I write because it reminds me of where I've been and gives light to my current path. I run because it keeps me moving forward. And I welcome you here because I believe it's through community that we truly find God's grace in the midst of our struggles.
Sunday, April 14, 2013
1:24am - Time for a Little Go On Again
April is the sort of month when I could easily eat the whole box of Girl Scout cookies in one sitting with some sappy movie playing on the TV. Last Saturday was particularly bad - mostly because it was a day with nothing on the agenda. That bag of cookies was staring at me from my kitchen table, almost laughing. Would it be the box of Thin Mints or the box of Tagalongs?
I knew that April would be tough, but I've also been recognizing more and more over the past several months that my grief journey has brought me to a place that is mostly full of joy in life and a measured hope for what may lie ahead. The truth is that most days I remember my Joe with a smile on my face and a sense of joy in my heart. That certainly wasn't always the case, and it's definitely not true of every day or of every moment of every day, but I do notice a vast difference from those first few miserable months.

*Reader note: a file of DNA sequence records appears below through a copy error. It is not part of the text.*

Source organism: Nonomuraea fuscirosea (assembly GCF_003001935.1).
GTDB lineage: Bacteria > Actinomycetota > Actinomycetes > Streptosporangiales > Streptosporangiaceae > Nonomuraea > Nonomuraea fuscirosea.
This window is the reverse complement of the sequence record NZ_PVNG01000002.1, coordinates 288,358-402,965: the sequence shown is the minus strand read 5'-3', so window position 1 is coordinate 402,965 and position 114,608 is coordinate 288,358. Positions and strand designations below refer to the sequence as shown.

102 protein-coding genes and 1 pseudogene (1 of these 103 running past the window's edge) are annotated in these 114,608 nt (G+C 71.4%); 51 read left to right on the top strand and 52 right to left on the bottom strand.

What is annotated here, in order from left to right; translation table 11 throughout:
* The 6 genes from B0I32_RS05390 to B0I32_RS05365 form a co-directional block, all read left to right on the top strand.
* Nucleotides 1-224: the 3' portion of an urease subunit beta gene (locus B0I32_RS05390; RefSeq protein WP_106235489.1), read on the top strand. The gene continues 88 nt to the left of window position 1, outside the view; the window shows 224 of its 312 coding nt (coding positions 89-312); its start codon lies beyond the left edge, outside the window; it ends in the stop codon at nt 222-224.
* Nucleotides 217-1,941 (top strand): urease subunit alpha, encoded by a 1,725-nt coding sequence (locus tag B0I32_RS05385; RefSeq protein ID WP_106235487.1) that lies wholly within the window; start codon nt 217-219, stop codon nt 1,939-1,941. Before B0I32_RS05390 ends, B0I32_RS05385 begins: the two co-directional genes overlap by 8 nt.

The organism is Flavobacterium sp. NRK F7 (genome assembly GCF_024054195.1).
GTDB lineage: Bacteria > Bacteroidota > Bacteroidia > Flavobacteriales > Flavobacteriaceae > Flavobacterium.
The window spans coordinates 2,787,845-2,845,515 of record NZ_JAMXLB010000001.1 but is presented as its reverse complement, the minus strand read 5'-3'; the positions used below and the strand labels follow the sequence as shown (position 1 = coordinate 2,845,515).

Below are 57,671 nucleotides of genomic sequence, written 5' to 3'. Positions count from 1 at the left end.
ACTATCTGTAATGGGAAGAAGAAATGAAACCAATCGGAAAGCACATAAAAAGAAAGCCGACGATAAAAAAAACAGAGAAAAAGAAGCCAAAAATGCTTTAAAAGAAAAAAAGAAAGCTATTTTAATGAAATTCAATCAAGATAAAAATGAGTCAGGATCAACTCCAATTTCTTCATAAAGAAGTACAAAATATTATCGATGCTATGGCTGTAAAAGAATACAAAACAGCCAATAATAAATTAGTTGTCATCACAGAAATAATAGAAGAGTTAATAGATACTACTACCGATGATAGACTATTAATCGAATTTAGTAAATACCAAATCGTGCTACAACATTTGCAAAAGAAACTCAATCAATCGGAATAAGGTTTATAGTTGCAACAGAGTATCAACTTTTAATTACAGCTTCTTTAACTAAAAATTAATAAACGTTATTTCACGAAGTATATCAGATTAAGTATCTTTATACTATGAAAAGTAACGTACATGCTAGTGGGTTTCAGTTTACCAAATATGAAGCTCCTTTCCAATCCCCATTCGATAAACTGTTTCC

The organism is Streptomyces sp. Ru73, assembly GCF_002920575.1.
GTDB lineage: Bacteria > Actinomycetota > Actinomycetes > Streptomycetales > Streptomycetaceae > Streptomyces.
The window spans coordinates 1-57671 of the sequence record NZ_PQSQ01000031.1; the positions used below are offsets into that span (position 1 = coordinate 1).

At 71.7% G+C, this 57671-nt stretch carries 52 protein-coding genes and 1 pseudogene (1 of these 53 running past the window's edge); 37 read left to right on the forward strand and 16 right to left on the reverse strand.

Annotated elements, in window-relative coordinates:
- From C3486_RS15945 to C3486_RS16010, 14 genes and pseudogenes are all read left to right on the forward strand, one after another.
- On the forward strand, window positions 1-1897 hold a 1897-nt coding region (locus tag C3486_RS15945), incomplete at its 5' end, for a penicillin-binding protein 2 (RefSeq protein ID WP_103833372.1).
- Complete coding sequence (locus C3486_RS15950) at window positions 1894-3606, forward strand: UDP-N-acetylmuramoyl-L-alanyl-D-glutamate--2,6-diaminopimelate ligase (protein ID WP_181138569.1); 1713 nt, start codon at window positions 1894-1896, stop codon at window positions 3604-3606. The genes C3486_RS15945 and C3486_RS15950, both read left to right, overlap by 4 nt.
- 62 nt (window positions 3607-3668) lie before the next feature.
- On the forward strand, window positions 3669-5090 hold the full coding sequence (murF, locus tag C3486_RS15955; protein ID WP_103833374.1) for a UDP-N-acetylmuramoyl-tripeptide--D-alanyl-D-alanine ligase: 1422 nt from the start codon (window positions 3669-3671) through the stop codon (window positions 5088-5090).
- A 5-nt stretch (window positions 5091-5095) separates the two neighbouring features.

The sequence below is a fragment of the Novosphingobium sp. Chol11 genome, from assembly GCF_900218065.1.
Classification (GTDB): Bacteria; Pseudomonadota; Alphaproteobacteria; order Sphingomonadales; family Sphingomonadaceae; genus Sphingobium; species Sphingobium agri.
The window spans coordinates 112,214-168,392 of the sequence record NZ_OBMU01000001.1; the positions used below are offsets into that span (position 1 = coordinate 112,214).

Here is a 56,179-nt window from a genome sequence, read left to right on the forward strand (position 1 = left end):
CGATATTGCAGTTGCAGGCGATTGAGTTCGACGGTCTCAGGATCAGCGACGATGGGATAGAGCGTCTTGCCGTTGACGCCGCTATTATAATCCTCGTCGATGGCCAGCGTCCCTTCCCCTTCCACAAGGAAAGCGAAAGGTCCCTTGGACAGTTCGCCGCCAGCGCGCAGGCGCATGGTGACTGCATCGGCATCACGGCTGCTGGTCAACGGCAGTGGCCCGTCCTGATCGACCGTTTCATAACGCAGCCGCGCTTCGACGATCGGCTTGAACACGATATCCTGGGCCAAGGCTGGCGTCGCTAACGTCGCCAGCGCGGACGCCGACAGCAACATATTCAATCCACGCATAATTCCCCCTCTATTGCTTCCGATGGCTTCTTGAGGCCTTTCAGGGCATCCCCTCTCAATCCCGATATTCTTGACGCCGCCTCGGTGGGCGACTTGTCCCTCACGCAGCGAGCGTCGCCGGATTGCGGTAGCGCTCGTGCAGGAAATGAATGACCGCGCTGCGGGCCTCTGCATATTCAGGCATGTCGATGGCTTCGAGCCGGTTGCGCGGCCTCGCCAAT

I feel like I was prepared for the emotion of Easter and I cried when the sun rose over Lake Carnegie and when we sang The Strife is O'er in our service later that day. The emotion was raw as I watched Domani hunt for his Easter eggs, remembering just two years ago when Joe was there helping him.
At Easter sunrise service
Easter, with its imagery of death and resurrection, brought some inevitable tears and I suspect it always will, but when I woke up Monday morning I was caught off guard once again by the calendar flip. For those unfamiliar with the calendar flip, this is that moment for a grieving person when you realize a difficult month is upon you. It happened to me with full force in December (the month which marked 1 year since Joe passed) and a couple of other times. I have heard other grieving people refer to this affecting them as well.
That first week of April was packed with memories and moments. Monday was Opening Day and we had tickets that I had won in a Mets Instagram photo contest. I went to the game with my parents and the little guy and watched the Mets knock a grand slam out of the park on the way to an overwhelming 11-2 victory. Opening Day without Joe is hard, but we had a great time and there was nowhere else in the world I would have rather been at that moment.
Opening Day - April 1, 2013
Then came Thursday and Joe's birthday. He would have been 38. Much too young for a "would have been" birthday. The little guy and I found ourselves back at Citifield, this time with my Dad and my friend Michele. Despite a homerun from John Buck (those seem to happen EVERY game, right?), the Mets couldn't pull out a win. It was an emotional day, but seeing Domani's joy at the Mets apple and being able to cheer with him at a place that was special to Joe and me was a great way to remember him and his birthday.
Mets v. Marlins game on April 4, 2013